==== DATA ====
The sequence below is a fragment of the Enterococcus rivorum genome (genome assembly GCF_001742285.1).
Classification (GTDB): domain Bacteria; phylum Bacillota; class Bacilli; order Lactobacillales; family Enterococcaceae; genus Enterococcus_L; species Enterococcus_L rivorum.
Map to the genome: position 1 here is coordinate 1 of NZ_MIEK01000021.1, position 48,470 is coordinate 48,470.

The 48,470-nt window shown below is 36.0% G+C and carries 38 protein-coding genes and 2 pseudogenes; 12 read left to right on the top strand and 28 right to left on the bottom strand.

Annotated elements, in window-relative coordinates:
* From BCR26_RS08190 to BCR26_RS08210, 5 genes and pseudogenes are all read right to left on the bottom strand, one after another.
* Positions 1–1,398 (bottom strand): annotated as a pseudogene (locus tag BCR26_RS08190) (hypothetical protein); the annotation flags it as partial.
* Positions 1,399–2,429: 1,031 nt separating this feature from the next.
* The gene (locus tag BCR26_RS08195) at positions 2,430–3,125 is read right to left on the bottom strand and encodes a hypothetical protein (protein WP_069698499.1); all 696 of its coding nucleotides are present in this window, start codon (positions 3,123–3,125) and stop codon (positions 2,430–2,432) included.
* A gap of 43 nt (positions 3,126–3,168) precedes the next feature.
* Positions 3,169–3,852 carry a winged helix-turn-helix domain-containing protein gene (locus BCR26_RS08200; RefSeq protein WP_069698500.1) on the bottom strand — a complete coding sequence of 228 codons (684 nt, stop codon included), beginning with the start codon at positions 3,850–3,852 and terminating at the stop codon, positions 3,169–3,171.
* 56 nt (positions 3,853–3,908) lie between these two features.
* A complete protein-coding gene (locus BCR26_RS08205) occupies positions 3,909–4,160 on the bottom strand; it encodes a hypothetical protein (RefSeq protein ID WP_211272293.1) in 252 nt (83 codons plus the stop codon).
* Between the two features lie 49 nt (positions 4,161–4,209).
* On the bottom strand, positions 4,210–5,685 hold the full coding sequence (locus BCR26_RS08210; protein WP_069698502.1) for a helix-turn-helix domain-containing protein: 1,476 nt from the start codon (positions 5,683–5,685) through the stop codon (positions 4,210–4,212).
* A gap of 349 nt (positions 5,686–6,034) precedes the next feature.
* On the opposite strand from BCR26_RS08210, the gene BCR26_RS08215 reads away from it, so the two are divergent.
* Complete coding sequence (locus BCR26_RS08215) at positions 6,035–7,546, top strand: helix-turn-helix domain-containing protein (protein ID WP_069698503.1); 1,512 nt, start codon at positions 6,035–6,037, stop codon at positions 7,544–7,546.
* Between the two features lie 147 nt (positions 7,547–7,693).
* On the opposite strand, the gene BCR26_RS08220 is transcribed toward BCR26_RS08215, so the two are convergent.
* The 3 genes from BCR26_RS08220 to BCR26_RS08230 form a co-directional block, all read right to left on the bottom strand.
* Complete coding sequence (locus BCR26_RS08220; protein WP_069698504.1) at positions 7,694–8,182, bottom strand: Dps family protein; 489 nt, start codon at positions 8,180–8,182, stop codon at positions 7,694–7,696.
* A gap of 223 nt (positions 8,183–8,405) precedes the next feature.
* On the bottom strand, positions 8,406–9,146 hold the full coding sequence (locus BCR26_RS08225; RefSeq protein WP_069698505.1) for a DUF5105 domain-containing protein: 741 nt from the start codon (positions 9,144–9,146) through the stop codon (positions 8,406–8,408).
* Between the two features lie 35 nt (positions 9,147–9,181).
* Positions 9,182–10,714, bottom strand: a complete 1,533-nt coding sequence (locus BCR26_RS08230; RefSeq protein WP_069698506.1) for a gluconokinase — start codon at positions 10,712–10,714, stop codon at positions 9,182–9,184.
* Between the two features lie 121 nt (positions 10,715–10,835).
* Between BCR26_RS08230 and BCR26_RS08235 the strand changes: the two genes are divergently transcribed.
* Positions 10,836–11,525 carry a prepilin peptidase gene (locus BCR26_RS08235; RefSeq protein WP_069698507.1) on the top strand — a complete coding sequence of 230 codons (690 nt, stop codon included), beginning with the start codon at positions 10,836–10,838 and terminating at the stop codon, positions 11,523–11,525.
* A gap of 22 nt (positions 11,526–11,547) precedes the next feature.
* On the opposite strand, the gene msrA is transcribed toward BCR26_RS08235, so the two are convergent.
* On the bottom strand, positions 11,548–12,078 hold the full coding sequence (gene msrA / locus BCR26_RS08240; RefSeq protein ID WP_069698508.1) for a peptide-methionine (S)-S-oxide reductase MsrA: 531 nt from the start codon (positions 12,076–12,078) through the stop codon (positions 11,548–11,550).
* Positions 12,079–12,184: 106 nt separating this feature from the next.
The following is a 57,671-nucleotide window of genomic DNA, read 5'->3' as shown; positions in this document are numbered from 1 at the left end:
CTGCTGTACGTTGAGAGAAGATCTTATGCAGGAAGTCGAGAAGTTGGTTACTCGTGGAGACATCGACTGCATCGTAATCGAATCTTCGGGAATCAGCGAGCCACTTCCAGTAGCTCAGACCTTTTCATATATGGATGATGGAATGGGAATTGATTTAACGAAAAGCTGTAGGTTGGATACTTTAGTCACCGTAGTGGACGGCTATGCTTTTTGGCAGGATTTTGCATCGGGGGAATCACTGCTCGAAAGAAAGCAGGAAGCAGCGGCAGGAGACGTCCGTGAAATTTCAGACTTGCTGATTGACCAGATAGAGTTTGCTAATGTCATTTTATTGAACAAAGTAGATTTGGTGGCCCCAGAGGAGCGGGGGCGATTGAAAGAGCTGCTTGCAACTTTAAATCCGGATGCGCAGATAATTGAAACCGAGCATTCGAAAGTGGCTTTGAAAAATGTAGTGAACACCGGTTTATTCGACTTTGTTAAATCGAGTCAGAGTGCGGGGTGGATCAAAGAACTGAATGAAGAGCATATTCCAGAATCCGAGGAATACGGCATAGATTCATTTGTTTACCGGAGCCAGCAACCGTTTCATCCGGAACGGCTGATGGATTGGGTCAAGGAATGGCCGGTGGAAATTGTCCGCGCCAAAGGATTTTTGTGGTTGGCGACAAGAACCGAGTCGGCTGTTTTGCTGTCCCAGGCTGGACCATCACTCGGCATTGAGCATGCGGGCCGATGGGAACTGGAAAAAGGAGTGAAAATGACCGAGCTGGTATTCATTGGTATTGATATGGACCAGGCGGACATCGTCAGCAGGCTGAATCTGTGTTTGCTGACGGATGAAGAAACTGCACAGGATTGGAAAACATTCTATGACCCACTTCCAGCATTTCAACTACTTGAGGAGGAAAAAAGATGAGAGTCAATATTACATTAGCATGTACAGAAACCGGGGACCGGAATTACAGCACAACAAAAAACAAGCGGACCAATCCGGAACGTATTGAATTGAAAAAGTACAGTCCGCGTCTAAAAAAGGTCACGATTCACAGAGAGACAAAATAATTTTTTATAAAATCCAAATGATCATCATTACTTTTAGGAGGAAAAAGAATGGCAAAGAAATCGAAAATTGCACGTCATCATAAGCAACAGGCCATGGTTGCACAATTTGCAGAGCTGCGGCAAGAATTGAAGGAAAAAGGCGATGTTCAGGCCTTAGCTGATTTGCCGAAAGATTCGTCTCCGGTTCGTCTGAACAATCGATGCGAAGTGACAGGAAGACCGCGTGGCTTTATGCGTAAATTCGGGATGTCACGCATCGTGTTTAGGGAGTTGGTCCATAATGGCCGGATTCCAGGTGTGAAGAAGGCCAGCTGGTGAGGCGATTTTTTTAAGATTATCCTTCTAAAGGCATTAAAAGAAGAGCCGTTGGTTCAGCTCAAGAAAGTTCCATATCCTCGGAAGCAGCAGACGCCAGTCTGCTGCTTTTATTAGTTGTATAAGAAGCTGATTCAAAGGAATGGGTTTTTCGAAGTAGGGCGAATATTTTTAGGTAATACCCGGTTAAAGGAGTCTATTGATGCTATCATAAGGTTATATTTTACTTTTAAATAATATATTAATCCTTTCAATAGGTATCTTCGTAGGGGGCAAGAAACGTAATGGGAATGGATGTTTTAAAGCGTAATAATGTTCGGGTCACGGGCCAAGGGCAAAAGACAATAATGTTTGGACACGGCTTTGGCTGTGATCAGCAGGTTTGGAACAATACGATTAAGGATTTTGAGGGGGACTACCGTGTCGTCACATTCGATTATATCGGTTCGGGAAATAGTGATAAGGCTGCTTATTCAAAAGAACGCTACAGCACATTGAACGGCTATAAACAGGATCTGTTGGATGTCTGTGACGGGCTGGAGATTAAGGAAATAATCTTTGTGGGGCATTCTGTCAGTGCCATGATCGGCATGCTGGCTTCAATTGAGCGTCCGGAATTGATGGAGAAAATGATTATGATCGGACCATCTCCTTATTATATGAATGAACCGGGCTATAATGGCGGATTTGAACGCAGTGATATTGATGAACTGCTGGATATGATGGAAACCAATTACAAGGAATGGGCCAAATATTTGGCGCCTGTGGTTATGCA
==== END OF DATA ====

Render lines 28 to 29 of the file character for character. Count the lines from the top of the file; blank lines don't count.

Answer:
* Between BCR26_RS08230 and BCR26_RS08235 the strand changes: the two genes are divergently transcribed.
* Positions 10,836–11,525 carry a prepilin peptidase gene (locus BCR26_RS08235; RefSeq protein WP_069698507.1) on the top strand — a complete coding sequence of 230 codons (690 nt, stop codon included), beginning with the start codon at positions 10,836–10,838 and terminating at the stop codon, positions 11,523–11,525.